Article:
|A sample "Finished Product" of a completed syndactyly release|
Thursday, June 23, 2011
As mentioned in my previous posts, syndactyly in the hands and feet are one of the characteristic traits of Apert Syndrome. At two years old, a child begins to “learn” how to make use of her hands via grasping, grabbing, holding, etc. This is a crucial time for the development of her motor skills – both gross and fine. Such is the reason why the release of the fingers, most especially the thumbs, need to be done before the child turns two.
I hate to admit it but I have a weak stomach when it comes to blood, and surgical procedures. When faced with bloody situations, I often feel my vision turning black and my knees feel weak. Hence, I am almost always -- a useless body when it comes to this. I once almost fainted once when my dog’s toe nail bled after having it cut at the groomers. I excused myself and sat down pretending I was tired but the truth was that if I had not done so, I would have probably collapsed right there and then.
You can probably imagine how anxious I become whenever Janina has her surgeries. When she had her craniotomy, I was a wreck before the procedure but by God’s grace, I was surprisingly calm and composed throughout the procedure as well as the recovery period. Although I had a little difficulty with dressing the wounds and staring at the staples, her wounds did cause me as much anxiety as I had expected.
I was somehow hoping it would be the same for me when she had her syndactyly release but it was not so. The procedure lasted for about 5 hours. According to her doctor, it only took them 30 minutes to release the fingers. The sewing process however took a while. Because of the fusing, it was necessary for the doctors to get skin grafts from her groin. So when Janina came out of the OR, her hands were bandaged up to her arms (to minimize movement) and she had stitches in the groin area as well. Initially, I was okay with what I saw. The wounds were covered (except for the tips of her fingers) so it wasn’t really that gory. But when all our family had left and it was just the three of us left in the hospital room, I suddenly felt so sorry for everything our little girl had to go through. There I was crying beside her, asking myself if we had done the right thing. Deep in my heart I knew we did, but I couldn’t bear to see her go through it.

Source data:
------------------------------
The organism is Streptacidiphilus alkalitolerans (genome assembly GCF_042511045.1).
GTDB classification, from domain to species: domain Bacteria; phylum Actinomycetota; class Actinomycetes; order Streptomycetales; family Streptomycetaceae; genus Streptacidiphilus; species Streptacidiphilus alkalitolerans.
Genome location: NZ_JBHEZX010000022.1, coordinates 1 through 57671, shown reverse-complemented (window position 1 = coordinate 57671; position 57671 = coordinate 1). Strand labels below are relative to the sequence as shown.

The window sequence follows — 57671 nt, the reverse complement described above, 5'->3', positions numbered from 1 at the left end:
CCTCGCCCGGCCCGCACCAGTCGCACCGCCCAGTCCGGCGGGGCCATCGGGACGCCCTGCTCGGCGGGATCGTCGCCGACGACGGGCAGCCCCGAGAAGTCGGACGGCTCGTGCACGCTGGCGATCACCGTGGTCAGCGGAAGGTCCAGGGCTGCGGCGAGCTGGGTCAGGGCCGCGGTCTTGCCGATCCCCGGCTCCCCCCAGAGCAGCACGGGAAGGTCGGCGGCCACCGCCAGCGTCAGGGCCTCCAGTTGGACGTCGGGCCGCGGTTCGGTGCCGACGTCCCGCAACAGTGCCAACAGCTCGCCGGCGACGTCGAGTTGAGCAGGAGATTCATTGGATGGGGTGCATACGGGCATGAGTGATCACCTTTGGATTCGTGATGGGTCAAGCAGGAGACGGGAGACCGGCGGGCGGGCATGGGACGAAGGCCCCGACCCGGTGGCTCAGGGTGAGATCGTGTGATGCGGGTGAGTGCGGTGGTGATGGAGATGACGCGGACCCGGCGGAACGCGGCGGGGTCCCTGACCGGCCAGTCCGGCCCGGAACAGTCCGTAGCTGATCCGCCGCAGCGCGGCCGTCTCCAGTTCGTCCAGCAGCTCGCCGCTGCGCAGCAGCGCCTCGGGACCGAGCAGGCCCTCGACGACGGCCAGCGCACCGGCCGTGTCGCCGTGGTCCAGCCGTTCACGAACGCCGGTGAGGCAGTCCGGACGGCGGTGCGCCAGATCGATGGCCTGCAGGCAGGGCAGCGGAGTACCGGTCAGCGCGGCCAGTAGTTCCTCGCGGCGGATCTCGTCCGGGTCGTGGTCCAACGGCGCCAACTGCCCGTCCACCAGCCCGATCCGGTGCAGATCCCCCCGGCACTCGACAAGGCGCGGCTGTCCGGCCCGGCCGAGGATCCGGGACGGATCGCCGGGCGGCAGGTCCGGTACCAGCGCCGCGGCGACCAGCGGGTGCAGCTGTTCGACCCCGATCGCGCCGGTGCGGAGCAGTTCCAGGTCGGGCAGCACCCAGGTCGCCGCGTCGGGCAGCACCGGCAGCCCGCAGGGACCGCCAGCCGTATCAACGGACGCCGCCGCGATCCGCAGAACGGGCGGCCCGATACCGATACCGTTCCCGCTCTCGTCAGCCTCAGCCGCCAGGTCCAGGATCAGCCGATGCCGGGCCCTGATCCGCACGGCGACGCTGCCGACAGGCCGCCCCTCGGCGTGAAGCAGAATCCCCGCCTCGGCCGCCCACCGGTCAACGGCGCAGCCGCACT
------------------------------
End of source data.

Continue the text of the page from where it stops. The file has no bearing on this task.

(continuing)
Two weeks after the surgery, the doctors removed the bandages and exposed her hand – fingers and stitches galore. My eldest sister helped the yaya (nanny) remove the bandages so I was spared from the initial sight. Janina herself seemed to be surprised at how her hands looked because they say she cried immediately after seeing her hands. But after the initial shock, you could see that she would carefully look at them, inspecting them and trying to see how they work.
Kids are far more resilient than we think because while the stitches have yet to fall off, she is already starting to use them without any fear or trepidation. Sometimes I get scared that she might feel pain but that doesn’t seem to bother her at all. We really are blessed to have such a determined and brave young girl – I have a lot to learn from her still.
Her big brother did not like seeing Janina’s hands right after the bandages were removed. He didn’t want to go near her at first but now, he states matter-of-factly that that Janina has wounds on her hands and that she’s “kawawa” (pitiful). As for me, I try to be brave but sometimes I take a hard look at her hands and start feeling weak in the knees once again. I can’t imagine how other mothers go through this but I realize that we really don’t have much of a choice. I only rest in the fact that it doesn’t seem to bother my daughter so it shouldn’t bother me as well. If she can handle it, why can’t i? Like I said, I have a lot to learn from my daughter. No wonder she has come to bless our lives.
So while we are still in the healing process, my daughter is teaching me each day to be brave. I can’t wait for the time when her hands are completely healed and I can start teaching her to play the piano. I am excited at the thought of working on craft projects together – I already have so much lined up for us to do!
According to the doctor, complete healing would take about 2 months (if I remember him correctly). On the 4th month, we can schedule the second stage of the syndactyly release so that she can have all 5 digits. For now, we need to take things one step at a time. I know that with God’s grace, we’ll be able to handle it.